Bairanpalle stands witness to gory past
Not yet completely effaced by time, the proud Bairanpalle Buruju stands tall as witness to the massacre in which victorious villagers lost their lives.
Bairanpalle (Siddipet): Not yet completely effaced by time, the proud Bairanpalle Buruju stands tall as witness to the massacre in which victorious villagers lost their lives.
It was exactly 69 years ago on this day and weeks before the Indian annexation of Princely State of Hyderabad, that the Razakars, a private militia organised by Kasim Razvi to support the Nizam rule, went on a rampage slaughtering more than 100 villagers to avenge their defeat at the hands of this tiny but tough Bairanpalle.
A peek into the history reveals that the little known Bairanpalle village, around 100 km north of Hyderabad, had always remained a tough nut to crack for the Razakars as the villagers not only defied the local fiefdom but also showed bravado to fight against the might of the Nizam’s military. Such was the spirit of the people in the region even after a year into the Indian Independence.
The youths of Dhoolmitta, Lingapur and Kutigal villagers formed a protection force with Bairanpalle as their headquarters. Soon the force became an eyesore for the Razakars. In retaliation, around 50 Razakars tried to attack Bairanpalle villagers in May 1948, but failed to succeed. Sometime later, they carried another attack but in vain. Beaten twice, the Razakars were third time lucky on August 27, 1948, when they waylaid and attacked the villagers.
The Razakars, supported by the Nizam’s armed army, pounced over the village in the wee hours of that ill-fated day. First, they snapped the wings of intelligence system protecting the village. Later they swooped down on the village, opening fire indiscriminately against the people.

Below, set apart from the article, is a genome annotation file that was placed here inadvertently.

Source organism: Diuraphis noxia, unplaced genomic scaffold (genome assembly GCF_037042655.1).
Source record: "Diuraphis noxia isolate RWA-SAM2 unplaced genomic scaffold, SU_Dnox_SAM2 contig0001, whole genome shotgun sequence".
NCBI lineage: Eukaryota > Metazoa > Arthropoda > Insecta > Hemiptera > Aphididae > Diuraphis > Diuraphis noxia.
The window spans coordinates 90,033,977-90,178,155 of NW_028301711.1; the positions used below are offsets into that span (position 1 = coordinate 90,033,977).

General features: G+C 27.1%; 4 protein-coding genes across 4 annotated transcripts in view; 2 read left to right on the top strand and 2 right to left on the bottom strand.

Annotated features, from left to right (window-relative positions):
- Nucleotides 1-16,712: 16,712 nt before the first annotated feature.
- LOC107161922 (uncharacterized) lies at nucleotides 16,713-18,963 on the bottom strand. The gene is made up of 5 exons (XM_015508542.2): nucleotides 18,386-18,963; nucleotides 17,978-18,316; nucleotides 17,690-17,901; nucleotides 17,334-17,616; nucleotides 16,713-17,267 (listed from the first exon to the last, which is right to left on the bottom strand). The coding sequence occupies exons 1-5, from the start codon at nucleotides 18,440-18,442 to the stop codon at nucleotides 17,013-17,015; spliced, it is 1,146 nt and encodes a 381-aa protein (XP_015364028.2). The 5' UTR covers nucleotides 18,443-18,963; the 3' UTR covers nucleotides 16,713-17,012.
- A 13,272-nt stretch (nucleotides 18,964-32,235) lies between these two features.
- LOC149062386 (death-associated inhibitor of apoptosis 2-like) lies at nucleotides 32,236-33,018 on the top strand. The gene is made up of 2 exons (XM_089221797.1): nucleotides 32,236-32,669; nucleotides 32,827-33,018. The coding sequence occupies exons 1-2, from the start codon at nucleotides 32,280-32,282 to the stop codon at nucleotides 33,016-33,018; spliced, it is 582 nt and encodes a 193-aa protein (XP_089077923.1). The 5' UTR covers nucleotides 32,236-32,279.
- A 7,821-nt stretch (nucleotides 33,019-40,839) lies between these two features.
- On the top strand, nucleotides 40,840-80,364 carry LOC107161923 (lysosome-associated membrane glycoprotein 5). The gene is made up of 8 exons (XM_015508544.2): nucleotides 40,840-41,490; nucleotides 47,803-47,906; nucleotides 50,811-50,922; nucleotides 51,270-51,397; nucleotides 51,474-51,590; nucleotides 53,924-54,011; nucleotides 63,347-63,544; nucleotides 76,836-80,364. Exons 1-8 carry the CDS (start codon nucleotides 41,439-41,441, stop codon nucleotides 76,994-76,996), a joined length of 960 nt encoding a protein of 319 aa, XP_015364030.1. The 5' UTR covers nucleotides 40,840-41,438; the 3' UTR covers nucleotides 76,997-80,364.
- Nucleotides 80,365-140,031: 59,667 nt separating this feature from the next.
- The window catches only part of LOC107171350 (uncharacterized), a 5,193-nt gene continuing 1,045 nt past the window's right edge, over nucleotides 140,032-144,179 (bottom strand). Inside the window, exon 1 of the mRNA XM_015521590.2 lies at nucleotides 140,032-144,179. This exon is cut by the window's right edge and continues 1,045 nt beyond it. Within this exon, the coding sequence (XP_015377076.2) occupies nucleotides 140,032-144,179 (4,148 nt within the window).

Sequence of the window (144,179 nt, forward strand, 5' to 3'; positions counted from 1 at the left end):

Before the village protection force stationed on the Buruju got alerted, several people fell to the bullets of the Razakars. The brutal army, besides molesting several women, got them stripped and later forced them to play Bathukamma around the bodies of the villagers. The Razakars also ransacked many villages after the massacre.
It may be mentioned here that close on the heels of the massacre, the five-day ‘Operation Polo’, also known as Police Action, which began on September 13, brought the curtains down on the Nizam’s rule on September 17.
Alas! The government, which had promised to construct a compound wall around the Buruju and Smriti Vanam for the martyrs to develop the village into a tourism spot, has not taken any measure till date.
The locals, who mourned the death of their ancestors who had laid their lives for the village, on Sunday urged the government to develop the historical Buruju that saved many lives during the armed struggle against feudal lords. Although a few of the survivors of that massacre are alive, they are not in position to vividly recall that nightmarish incident.
Speaking to The Hans India, the Bairanpalle Sarpanch B Raja Mallaiah said: “We have sent proposals to the government to identify the Buruju as a tourism spot and develop it.”
By Adepu Mahender